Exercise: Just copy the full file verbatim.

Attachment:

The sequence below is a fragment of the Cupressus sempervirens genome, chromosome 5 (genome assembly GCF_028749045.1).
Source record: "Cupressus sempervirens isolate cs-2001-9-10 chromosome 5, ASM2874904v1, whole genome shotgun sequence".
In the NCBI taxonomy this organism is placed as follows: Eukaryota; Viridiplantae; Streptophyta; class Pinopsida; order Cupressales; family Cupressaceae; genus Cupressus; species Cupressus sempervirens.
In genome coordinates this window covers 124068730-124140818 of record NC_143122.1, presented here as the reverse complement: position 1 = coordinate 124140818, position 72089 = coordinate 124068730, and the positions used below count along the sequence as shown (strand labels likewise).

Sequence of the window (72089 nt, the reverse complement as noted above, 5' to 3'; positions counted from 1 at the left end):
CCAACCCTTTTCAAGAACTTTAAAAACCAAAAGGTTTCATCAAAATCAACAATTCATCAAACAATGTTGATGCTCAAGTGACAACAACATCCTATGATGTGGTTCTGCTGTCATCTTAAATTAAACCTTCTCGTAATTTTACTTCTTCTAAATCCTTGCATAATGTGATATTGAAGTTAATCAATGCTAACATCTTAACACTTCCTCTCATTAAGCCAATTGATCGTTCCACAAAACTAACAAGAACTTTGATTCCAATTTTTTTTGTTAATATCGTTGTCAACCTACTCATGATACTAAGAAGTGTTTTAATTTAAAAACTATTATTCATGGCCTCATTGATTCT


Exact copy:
The sequence below is a fragment of the Cupressus sempervirens genome, chromosome 5 (genome assembly GCF_028749045.1).
Source record: "Cupressus sempervirens isolate cs-2001-9-10 chromosome 5, ASM2874904v1, whole genome shotgun sequence".
In the NCBI taxonomy this organism is placed as follows: Eukaryota; Viridiplantae; Streptophyta; class Pinopsida; order Cupressales; family Cupressaceae; genus Cupressus; species Cupressus sempervirens.
In genome coordinates this window covers 124068730-124140818 of record NC_143122.1, presented here as the reverse complement: position 1 = coordinate 124140818, position 72089 = coordinate 124068730, and the positions used below count along the sequence as shown (strand labels likewise).

Sequence of the window (72089 nt, the reverse complement as noted above, 5' to 3'; positions counted from 1 at the left end):
CCAACCCTTTTCAAGAACTTTAAAAACCAAAAGGTTTCATCAAAATCAACAATTCATCAAACAATGTTGATGCTCAAGTGACAACAACATCCTATGATGTGGTTCTGCTGTCATCTTAAATTAAACCTTCTCGTAATTTTACTTCTTCTAAATCCTTGCATAATGTGATATTGAAGTTAATCAATGCTAACATCTTAACACTTCCTCTCATTAAGCCAATTGATCGTTCCACAAAACTAACAAGAACTTTGATTCCAATTTTTTTTGTTAATATCGTTGTCAACCTACTCATGATACTAAGAAGTGTTTTAATTTAAAAACTATTATTCATGGCCTCATTGATTCT